Viacom President and COO Mel Karmazin pushed to get rid of some regulations that govern the broadcasting industry, while also saying that there are "some rules that need to be enforced," at Cable 2001's opening panel in Chicago on Monday.
"I think we need to do the 2002 Telecommunications Act," Karmazin said. He was responding to comments from AT&T's C. Michael Armstrong, who wants to derail a bill offered in the House that would open the 1996 Telecommunications Act and deregulate incumbent phone companies long-distance high-speed offerings. Specifically, Karmazin would like the FCC to strike down a rule that forbids companies from owning two major broadcast networks, such as CBS and NBC. "If General Electric decided it wanted to hire an investment banker and sell NBC, we would like to sit there with one of those books and make a bid," Karmazin said.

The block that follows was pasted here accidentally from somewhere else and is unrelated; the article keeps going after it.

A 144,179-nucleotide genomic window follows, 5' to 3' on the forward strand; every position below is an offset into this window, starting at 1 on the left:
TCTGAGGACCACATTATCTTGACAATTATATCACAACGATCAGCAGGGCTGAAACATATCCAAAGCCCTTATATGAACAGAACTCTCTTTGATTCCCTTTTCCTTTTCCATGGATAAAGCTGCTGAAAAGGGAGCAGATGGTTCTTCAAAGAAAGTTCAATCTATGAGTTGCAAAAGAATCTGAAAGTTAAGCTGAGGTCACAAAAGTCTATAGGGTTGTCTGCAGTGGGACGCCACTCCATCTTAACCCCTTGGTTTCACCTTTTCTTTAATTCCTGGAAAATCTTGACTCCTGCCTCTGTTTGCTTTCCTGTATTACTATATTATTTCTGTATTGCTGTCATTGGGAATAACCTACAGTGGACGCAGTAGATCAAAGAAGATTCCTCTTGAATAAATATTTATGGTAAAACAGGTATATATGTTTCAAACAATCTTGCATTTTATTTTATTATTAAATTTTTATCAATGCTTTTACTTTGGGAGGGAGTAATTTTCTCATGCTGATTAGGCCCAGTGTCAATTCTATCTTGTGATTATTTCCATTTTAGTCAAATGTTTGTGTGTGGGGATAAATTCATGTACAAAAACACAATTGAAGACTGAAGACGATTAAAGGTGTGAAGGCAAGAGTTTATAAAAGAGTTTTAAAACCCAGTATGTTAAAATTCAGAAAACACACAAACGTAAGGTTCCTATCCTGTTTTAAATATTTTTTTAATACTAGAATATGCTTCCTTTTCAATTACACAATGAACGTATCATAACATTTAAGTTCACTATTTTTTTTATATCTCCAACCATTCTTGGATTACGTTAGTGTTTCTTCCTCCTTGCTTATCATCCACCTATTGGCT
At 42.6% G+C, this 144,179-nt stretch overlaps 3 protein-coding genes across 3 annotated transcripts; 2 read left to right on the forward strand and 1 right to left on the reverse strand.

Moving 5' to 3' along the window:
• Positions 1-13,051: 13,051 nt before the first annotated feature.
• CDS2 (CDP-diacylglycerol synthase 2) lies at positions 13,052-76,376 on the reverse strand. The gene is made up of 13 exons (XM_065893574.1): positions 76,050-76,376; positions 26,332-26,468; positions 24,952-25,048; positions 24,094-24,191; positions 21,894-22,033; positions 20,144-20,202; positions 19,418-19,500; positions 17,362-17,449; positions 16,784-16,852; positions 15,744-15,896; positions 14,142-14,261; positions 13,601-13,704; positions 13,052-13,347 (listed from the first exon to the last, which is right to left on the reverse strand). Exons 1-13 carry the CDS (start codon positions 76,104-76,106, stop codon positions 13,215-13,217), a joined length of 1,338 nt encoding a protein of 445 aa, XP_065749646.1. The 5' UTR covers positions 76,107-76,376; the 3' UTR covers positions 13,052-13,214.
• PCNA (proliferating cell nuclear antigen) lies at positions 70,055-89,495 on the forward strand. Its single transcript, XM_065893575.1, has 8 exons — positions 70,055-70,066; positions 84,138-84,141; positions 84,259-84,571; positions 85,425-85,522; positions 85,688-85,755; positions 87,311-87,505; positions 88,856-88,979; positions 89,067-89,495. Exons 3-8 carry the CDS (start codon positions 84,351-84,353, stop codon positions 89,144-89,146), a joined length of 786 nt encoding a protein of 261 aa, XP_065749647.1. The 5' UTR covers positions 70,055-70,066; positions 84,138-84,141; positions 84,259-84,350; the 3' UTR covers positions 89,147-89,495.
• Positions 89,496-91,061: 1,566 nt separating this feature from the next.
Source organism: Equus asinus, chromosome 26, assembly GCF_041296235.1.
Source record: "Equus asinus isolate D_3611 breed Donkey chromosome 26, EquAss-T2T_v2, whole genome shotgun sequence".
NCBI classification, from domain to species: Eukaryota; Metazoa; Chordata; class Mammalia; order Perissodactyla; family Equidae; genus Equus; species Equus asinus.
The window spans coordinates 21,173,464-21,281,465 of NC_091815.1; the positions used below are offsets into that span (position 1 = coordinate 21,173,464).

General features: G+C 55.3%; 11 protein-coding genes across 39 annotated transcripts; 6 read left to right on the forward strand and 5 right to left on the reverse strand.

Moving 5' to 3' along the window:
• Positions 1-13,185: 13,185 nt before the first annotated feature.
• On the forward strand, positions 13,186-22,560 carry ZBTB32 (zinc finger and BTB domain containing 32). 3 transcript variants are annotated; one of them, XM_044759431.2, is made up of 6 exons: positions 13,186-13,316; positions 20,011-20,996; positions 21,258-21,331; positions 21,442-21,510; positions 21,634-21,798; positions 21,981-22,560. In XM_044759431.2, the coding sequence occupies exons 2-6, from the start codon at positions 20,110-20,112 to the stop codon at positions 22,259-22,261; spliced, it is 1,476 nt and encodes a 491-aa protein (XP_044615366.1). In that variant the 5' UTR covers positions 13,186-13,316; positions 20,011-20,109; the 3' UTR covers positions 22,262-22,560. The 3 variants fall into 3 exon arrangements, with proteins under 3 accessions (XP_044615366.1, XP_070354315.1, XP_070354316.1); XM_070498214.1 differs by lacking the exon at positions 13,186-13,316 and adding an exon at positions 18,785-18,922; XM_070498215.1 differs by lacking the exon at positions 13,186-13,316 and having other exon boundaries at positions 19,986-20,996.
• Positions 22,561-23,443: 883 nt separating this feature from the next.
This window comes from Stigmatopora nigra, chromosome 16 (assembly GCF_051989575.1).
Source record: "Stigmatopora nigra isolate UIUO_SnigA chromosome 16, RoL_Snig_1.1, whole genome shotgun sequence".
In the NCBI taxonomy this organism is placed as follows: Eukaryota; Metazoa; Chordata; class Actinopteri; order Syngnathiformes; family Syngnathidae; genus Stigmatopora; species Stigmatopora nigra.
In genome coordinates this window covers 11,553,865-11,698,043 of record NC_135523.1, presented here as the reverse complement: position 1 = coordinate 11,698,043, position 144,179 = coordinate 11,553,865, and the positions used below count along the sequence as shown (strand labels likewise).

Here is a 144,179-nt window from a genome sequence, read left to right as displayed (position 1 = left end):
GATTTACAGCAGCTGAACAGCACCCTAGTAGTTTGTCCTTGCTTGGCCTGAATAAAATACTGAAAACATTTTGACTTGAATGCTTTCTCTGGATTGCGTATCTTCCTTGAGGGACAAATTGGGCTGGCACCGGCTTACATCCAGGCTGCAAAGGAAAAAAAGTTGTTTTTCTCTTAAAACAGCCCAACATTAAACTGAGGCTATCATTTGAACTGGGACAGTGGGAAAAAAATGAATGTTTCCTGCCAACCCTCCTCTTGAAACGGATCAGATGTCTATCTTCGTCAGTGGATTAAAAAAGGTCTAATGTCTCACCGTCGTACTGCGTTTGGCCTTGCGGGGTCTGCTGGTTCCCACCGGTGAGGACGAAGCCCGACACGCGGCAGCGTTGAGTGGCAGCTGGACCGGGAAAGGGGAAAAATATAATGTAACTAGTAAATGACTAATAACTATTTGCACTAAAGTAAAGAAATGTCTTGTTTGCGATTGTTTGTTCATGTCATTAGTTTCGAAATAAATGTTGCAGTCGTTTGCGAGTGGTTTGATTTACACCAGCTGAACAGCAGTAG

Karmazin also would like to rid himself of FCC rules that limit how many radio stations and TV stations a company can own on the basis of how many voices exist in a market. But Karmazin also backs creation of a rule, which has been pushed by Disney, that would require cable operators to give all content providers equal access to subscribers.
"Everyone wants a level playing field as long as it tilts towards them," said Comcast CEO Brian Roberts. - Paige Albiniak